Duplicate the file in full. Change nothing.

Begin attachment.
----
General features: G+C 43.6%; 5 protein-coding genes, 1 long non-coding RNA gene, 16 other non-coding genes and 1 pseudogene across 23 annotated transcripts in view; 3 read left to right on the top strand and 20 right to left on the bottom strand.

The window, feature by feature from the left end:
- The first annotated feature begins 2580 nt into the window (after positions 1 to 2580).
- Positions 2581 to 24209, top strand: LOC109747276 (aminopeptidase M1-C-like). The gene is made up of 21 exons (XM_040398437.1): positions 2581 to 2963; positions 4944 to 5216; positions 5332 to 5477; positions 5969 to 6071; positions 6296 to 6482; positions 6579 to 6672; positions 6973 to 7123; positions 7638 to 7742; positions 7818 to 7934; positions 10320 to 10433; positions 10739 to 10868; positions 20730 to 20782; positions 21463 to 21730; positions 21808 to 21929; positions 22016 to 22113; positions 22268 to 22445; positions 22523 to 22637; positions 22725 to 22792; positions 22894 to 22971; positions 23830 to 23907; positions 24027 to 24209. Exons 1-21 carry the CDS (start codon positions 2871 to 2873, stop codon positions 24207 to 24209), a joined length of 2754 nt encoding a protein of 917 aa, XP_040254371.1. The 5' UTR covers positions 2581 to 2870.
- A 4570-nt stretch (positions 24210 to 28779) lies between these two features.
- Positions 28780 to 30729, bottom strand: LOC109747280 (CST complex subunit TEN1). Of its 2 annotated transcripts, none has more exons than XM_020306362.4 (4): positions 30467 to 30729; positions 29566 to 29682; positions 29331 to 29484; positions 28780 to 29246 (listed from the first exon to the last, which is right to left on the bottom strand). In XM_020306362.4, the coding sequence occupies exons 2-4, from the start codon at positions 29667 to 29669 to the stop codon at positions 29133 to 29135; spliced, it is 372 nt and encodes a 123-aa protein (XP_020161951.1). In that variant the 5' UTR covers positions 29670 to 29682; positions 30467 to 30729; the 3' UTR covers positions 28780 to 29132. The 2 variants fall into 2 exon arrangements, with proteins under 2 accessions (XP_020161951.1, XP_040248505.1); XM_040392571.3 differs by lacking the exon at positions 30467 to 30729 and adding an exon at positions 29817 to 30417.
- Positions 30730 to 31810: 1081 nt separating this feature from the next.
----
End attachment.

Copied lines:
General features: G+C 43.6%; 5 protein-coding genes, 1 long non-coding RNA gene, 16 other non-coding genes and 1 pseudogene across 23 annotated transcripts in view; 3 read left to right on the top strand and 20 right to left on the bottom strand.

The window, feature by feature from the left end:
- The first annotated feature begins 2580 nt into the window (after positions 1 to 2580).
- Positions 2581 to 24209, top strand: LOC109747276 (aminopeptidase M1-C-like). The gene is made up of 21 exons (XM_040398437.1): positions 2581 to 2963; positions 4944 to 5216; positions 5332 to 5477; positions 5969 to 6071; positions 6296 to 6482; positions 6579 to 6672; positions 6973 to 7123; positions 7638 to 7742; positions 7818 to 7934; positions 10320 to 10433; positions 10739 to 10868; positions 20730 to 20782; positions 21463 to 21730; positions 21808 to 21929; positions 22016 to 22113; positions 22268 to 22445; positions 22523 to 22637; positions 22725 to 22792; positions 22894 to 22971; positions 23830 to 23907; positions 24027 to 24209. Exons 1-21 carry the CDS (start codon positions 2871 to 2873, stop codon positions 24207 to 24209), a joined length of 2754 nt encoding a protein of 917 aa, XP_040254371.1. The 5' UTR covers positions 2581 to 2870.
- A 4570-nt stretch (positions 24210 to 28779) lies between these two features.
- Positions 28780 to 30729, bottom strand: LOC109747280 (CST complex subunit TEN1). Of its 2 annotated transcripts, none has more exons than XM_020306362.4 (4): positions 30467 to 30729; positions 29566 to 29682; positions 29331 to 29484; positions 28780 to 29246 (listed from the first exon to the last, which is right to left on the bottom strand). In XM_020306362.4, the coding sequence occupies exons 2-4, from the start codon at positions 29667 to 29669 to the stop codon at positions 29133 to 29135; spliced, it is 372 nt and encodes a 123-aa protein (XP_020161951.1). In that variant the 5' UTR covers positions 29670 to 29682; positions 30467 to 30729; the 3' UTR covers positions 28780 to 29132. The 2 variants fall into 2 exon arrangements, with proteins under 2 accessions (XP_020161951.1, XP_040248505.1); XM_040392571.3 differs by lacking the exon at positions 30467 to 30729 and adding an exon at positions 29817 to 30417.
- Positions 30730 to 31810: 1081 nt separating this feature from the next.